9. I just made this, but substituted some canned pumpkin and more applesauce for the zucchini (because that’s what I had). Probably about 3/4 cup pumpkin and maybe 2 cups applesauce or so. I also added a good dash (like, REALLY good, probably 2tsp worth) Then I baked it in a 9 x 13 pan so I could cut to fit lunch boxes. I walked away and forgot about it so I might have over baked it a bit, but OH MY GOODNESS!!! Is it ever yummy! It’s like a cake-y brownie and it is delish!
    Thanks for this recipe. Obviously from the other comments, it’s easy to adapt and change. I’m going to try some other flavours, as well!

    • *good dash of cinnamon, that should read. I luvs the cinnamon!

  10. I just made this in mini muffin tins, using a convection oven, and they were done in 16 minutes!

  11. This turned out great! I used spelt flour instead of teff flour and used 3/4 cup agave instead of 1 cup maple syrup. The bread was moist, soft and delicious!

  12. This was posted on Facebook just in time! There’s a bake sale at my church tomorrow and being gluten free myself, I’m making some gluten free alternatives to the normal fare. Thanks for sharing, Mama Natural!

  13. Help Please.. doing this recipe now… IS this 350 Celcius or 350 Fahrenheit?

  14. Also if you are going to replace the apple sauce remember to take 1 tsp of baking powder off the recipe

  15. For the apple sauce person, apple sauce is used to replace eggs in recipes it goes 1 eg=1/4 apple sauce+1/2 tsp baking powder so you can use egg replacement. Ener-G Egg replacer for the quantity in this recipe I am guessing you need to replace 2 eggs so use the egg replacement accordingly also you can use flax seed to replace eggs 1Tbsp flax seed meal +3Tbsp water or u can use tofu 1/4 cup blended silken tofu=1 egg u can find all other alternatives online. I hope it helps

  16. Just wanted to say that I tried this recipe as well with a few minor modifications. Tapioca starch for arrowroot, 1/2 cup honey for maple syrup (I think I’d up it to 3/4 cup next time), and 1/2 cup grapeseed oil for the coconut oil. I also turned them into muffin/cupcakes by baking them for 25 mins.

    Thanks and printing this one for the fridge 🙂

  17. what could I substitute for a sweetener, I can’t have any type of sugar including honey, agava, and maple syrup. I can use Stevia but not sure how much I should use?.
    also could this be made with almond flour/ coconut flour? How much ?

    • ?

      • Try stevia, or date sugar if you can do that

        • I mentioned I can use Stevia but just not sure of the amount to use in this recipe.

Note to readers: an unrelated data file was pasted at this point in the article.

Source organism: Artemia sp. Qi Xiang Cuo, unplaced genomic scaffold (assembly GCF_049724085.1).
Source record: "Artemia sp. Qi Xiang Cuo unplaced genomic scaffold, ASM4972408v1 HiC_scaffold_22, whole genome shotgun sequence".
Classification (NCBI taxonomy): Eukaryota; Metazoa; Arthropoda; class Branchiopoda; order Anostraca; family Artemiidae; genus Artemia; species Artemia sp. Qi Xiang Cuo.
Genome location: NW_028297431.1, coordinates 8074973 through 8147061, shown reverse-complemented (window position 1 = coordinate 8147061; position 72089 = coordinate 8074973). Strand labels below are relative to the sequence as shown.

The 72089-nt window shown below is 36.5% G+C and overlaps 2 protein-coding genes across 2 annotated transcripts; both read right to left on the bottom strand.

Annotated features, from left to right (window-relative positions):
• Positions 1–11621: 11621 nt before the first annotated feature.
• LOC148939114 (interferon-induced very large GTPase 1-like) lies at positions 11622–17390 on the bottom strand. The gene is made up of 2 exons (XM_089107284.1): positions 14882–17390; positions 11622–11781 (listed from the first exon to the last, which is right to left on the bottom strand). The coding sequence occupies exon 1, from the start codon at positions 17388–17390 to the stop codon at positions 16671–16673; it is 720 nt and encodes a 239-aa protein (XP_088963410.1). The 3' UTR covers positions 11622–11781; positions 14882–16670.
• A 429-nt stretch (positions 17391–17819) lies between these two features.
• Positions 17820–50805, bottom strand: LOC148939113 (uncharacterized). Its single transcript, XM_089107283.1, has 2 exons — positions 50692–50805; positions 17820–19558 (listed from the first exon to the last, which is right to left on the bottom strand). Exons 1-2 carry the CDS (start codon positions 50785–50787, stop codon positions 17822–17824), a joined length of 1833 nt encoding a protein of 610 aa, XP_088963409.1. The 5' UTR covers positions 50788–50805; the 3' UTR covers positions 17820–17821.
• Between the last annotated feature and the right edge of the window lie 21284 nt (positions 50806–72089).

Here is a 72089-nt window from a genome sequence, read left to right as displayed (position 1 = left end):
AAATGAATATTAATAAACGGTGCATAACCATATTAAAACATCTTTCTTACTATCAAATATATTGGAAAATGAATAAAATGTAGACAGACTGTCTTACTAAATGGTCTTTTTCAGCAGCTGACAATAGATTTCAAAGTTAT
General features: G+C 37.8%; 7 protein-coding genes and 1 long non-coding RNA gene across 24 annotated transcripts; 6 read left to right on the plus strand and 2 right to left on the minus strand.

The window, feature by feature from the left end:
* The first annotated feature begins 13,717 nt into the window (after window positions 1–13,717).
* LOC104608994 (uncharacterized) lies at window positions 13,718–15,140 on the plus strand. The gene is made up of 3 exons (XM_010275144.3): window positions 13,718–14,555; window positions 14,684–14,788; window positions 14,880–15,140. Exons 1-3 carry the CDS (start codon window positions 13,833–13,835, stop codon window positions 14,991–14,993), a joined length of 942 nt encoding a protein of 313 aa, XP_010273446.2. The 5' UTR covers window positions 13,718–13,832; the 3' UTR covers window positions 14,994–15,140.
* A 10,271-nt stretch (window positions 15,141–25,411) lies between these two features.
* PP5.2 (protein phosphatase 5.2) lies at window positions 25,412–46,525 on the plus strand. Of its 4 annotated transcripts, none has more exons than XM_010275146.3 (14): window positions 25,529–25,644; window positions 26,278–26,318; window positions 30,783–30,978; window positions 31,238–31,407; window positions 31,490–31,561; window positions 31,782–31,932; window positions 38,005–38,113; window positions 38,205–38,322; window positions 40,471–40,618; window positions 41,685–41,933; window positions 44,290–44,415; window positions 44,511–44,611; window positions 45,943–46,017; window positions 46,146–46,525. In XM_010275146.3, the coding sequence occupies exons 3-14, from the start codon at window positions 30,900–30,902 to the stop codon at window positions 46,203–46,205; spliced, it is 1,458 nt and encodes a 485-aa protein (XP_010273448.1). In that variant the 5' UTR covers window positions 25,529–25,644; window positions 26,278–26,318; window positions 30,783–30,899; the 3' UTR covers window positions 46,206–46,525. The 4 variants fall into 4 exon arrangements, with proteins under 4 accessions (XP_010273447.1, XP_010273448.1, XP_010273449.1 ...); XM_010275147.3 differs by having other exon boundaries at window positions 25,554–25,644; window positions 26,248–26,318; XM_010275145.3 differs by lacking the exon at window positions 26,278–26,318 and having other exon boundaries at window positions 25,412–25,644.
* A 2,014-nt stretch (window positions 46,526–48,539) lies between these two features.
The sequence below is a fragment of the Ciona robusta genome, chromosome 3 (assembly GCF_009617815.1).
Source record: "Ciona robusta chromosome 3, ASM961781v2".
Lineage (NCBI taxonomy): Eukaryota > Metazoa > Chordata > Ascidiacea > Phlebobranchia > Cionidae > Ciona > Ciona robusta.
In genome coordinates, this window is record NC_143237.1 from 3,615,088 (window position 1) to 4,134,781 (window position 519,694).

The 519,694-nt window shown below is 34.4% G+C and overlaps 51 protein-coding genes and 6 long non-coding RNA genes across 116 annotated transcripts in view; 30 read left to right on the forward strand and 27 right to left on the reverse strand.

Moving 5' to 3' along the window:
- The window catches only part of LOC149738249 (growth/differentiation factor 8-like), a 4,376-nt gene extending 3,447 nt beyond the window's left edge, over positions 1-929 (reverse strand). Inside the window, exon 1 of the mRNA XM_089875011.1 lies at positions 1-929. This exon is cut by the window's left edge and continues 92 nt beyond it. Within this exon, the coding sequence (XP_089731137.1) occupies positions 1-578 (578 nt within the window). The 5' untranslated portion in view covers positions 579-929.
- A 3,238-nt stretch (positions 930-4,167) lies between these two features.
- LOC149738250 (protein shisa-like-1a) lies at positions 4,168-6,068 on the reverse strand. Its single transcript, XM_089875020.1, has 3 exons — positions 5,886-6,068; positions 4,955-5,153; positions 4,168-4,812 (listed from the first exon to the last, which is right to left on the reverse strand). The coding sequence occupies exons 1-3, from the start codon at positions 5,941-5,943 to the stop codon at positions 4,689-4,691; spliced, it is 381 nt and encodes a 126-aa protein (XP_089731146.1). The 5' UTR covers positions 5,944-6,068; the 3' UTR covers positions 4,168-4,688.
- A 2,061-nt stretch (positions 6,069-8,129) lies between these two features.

• I’m not a stevia user but have read even the slightest bit of using too much ruins a recipe completely. I would say if you do not have a problem with fruit, maybe add a half cup of mashed banana and maybe 1-2 tbsp of stevia. This is just a guess and if you know from past experience 2 tbsp might be a bit much lean towards the lesser amt. you could also consider grinding up a couple of whole dates as a sweetener. I am only making suggestions but knowing that dates do have a high glycemic index, they could spike up blood sugar so use sparingly if you go this route.
      I did mention in a precious post coconut flour could be used but I am unable to say how it would turn out. Almond flour could be used most likely in equal amt of teff. I don’t use these two flours as my children are allergic. Good luck!

      • Hi! I noticed someone asked if there would be a substitute for the apple sauce. I would be also interested in this.

    • try Rice Malt syrup – it is extremely low in fructose (probably why you’re avoiding agave/raw sugar/honey) and high in glucose. It looks kind of like honey and is less sweet.
      For an equal amount of sweetness to maple syrup, for every cup of rice malt syrup I add two teaspoons of stevia. This makes sure you get the sweetness without the bitter aftertaste of the stevisol.
      Here’s one of my recipes using stevia and rice malt syrup. http://livebedocfs.wordpress.com/2014/04/08/recipe-chocolate-spread/

    • Not even coconut sugar? Coconut sugar has many health benefits. It is not detrimental to one’s health as processed sugar is (not a cancer feeder and doesn’t create chemical reactions in the brain akin to heroin—keeping you craving more sugary foods). It’s a very healthy alternative. Date paste is another idea (1 heaping cup of pitted dates soaked in filtered water for a good 30 mins, drain—reserving soaking water. Place in food processor and add a small amount of soaking water to encourage blending. Process until it forms a nice paste. If too thick and chunky, add a bit more soaking water and continue to blend). I believe almond flour will give it a grainer texture, but could possibly work … if you use coconut flour, you would have to use more liquid to compensate for the type of flour (not sure how much more liquid). Oat flour (which you can easily make your own in a Vitamix “dry” container or grain mill if you have one) or Einkorn flour are also great choices. 🙂